You have a great idea for an app. You have no idea where to store your data. Which data sources do you use?
A green field project and you are free to use whatever you like. The Power Platform offers many options to store your data in.
When you go to the Power Platform site, the first thing you will see is the many options to start from your data.
For some of your projects you might already have your data stored somewhere but quite often you will need to design your data as well. With more than 325 connectors it can be difficult to make the right choices.
That home screen already points user towards the preferred options:
Excel is even mentioned twice as the pink banner also points users towards Excel. That must be the best option available then!
SharePoint uses lists and libraries to store data records as list items and documents. This is quite an easy concept and many users have been happy to create new lists and use lists to store their data.
Okay, lists are no relational databases and they can be limited in the number of items that they can hold. With the modern lists however you will find that the 5000 item limit has pretty much disappeared as indexes are created as needed.
SharePoint however is easy to manage by the citizen developers that the Power Platform is aimed at. Therefore often the combination of SharePoint and the Power Platform may work well.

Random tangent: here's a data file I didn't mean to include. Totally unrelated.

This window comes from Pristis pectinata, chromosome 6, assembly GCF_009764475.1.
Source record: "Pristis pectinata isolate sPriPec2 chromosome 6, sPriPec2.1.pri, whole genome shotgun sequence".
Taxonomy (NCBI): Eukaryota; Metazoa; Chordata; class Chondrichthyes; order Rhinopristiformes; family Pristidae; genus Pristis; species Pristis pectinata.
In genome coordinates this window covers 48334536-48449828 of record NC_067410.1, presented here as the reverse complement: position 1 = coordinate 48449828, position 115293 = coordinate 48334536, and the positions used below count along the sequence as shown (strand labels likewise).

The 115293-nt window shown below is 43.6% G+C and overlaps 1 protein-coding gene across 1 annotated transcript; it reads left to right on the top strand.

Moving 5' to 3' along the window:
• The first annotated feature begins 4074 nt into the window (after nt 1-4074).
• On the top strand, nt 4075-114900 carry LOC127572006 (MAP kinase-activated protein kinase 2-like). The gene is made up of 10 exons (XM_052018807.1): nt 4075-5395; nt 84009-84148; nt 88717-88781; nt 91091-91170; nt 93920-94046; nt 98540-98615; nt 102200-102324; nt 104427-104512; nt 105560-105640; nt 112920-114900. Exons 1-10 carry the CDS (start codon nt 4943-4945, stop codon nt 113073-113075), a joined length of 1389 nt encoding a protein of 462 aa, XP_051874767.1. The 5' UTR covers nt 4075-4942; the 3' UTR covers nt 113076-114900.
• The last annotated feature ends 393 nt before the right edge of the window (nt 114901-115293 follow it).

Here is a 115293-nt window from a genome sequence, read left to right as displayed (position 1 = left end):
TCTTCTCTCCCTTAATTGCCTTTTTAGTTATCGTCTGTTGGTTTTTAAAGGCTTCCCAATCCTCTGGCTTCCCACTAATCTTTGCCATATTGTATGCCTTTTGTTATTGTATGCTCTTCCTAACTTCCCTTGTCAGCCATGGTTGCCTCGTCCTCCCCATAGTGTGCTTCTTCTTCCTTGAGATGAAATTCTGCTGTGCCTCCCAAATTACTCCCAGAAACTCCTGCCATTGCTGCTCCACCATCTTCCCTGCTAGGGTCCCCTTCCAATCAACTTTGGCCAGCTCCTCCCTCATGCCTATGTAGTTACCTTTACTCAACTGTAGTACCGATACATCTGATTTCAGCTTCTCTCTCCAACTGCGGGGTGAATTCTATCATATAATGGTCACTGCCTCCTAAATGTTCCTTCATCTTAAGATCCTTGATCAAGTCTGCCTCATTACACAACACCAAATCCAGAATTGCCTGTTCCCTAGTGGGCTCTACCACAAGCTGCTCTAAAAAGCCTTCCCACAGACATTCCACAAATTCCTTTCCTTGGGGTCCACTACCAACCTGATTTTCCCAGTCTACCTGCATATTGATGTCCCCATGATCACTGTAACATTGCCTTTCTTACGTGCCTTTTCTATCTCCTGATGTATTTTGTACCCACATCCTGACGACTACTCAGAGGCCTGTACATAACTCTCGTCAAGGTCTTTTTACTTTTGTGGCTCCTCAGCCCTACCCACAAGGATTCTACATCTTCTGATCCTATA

An additional benefit of using SharePoint lists as your data source is that you can use the Seeded licensing model. This means that the licences required are part of the Office 365 licence. So no extra costs.
You may have looked at the Power Apps Templates that you can use to create you apps in the Power Platform.
Quite a few of these templates create excel files for you. But really are you planning to store your data in an Excel file if you have a vision for the low code development platform that the Power Platform is?
If Power Apps is just a pretty interface in front of an excel spreadsheet then we haven’t moved far from Microsoft Access.
There is however one benefit of using Excel. You don’t need any additional licensing on top of your Office 365 licence.
When you have a real need for a relational database or the volume of data is high then you might look at SQL Server.
If your organisation already uses SQL server and data that you want to use is already found there then SQL Server seems to be the obvious option to go for.
There is however one down side. You will need premium licence keys.
The common data service is the Dynamics 365/CRM database that comes with the premium features of the Power Platform. If you don’t want to look after the database at the SQL level but you do want to logical options of entities and relations then the Common Data service will be the option for you.
Like with SharePoint, you can manage the data layer from within the Office 365 platform as all of the Common data Service is accessible straight from you Power Automate and Power Apps interface.
And the winner is …
… Well it all depends on your needs and home much you want to spend.
Last week Shane Young asked me about calculating the Sum for a SharePoint column in…